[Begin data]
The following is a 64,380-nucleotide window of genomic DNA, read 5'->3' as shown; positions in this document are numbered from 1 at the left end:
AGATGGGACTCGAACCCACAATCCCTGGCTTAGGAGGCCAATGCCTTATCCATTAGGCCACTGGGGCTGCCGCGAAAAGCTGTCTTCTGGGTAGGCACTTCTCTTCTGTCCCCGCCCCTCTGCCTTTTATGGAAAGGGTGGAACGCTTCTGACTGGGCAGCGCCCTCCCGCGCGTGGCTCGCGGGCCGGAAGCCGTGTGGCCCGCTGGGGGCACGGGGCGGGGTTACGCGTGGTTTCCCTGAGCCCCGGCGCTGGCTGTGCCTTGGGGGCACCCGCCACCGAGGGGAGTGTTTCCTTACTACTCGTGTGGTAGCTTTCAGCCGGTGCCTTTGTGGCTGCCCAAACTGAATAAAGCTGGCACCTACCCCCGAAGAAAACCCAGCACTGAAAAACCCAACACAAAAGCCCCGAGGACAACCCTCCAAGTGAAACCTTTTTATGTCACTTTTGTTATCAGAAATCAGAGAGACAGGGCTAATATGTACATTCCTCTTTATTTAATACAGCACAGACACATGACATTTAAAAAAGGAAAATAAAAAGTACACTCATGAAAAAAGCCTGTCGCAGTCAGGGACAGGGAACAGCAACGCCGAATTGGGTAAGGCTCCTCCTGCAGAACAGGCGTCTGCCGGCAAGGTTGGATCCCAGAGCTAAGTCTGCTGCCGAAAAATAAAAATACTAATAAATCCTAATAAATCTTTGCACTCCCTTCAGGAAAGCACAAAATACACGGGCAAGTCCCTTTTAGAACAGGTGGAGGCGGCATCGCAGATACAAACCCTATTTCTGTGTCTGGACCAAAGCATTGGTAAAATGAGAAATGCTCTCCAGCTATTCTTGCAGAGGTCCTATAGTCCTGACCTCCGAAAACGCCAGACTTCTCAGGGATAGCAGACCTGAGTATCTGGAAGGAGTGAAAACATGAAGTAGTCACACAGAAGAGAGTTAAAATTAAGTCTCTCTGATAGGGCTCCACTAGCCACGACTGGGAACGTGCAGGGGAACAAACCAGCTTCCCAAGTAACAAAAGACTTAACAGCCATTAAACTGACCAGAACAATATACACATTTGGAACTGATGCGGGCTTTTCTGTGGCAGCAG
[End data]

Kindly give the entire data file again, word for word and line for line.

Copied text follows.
The following is a 64,380-nucleotide window of genomic DNA, read 5'->3' as shown; positions in this document are numbered from 1 at the left end:
AGATGGGACTCGAACCCACAATCCCTGGCTTAGGAGGCCAATGCCTTATCCATTAGGCCACTGGGGCTGCCGCGAAAAGCTGTCTTCTGGGTAGGCACTTCTCTTCTGTCCCCGCCCCTCTGCCTTTTATGGAAAGGGTGGAACGCTTCTGACTGGGCAGCGCCCTCCCGCGCGTGGCTCGCGGGCCGGAAGCCGTGTGGCCCGCTGGGGGCACGGGGCGGGGTTACGCGTGGTTTCCCTGAGCCCCGGCGCTGGCTGTGCCTTGGGGGCACCCGCCACCGAGGGGAGTGTTTCCTTACTACTCGTGTGGTAGCTTTCAGCCGGTGCCTTTGTGGCTGCCCAAACTGAATAAAGCTGGCACCTACCCCCGAAGAAAACCCAGCACTGAAAAACCCAACACAAAAGCCCCGAGGACAACCCTCCAAGTGAAACCTTTTTATGTCACTTTTGTTATCAGAAATCAGAGAGACAGGGCTAATATGTACATTCCTCTTTATTTAATACAGCACAGACACATGACATTTAAAAAAGGAAAATAAAAAGTACACTCATGAAAAAAGCCTGTCGCAGTCAGGGACAGGGAACAGCAACGCCGAATTGGGTAAGGCTCCTCCTGCAGAACAGGCGTCTGCCGGCAAGGTTGGATCCCAGAGCTAAGTCTGCTGCCGAAAAATAAAAATACTAATAAATCCTAATAAATCTTTGCACTCCCTTCAGGAAAGCACAAAATACACGGGCAAGTCCCTTTTAGAACAGGTGGAGGCGGCATCGCAGATACAAACCCTATTTCTGTGTCTGGACCAAAGCATTGGTAAAATGAGAAATGCTCTCCAGCTATTCTTGCAGAGGTCCTATAGTCCTGACCTCCGAAAACGCCAGACTTCTCAGGGATAGCAGACCTGAGTATCTGGAAGGAGTGAAAACATGAAGTAGTCACACAGAAGAGAGTTAAAATTAAGTCTCTCTGATAGGGCTCCACTAGCCACGACTGGGAACGTGCAGGGGAACAAACCAGCTTCCCAAGTAACAAAAGACTTAACAGCCATTAAACTGACCAGAACAATATACACATTTGGAACTGATGCGGGCTTTTCTGTGGCAGCAG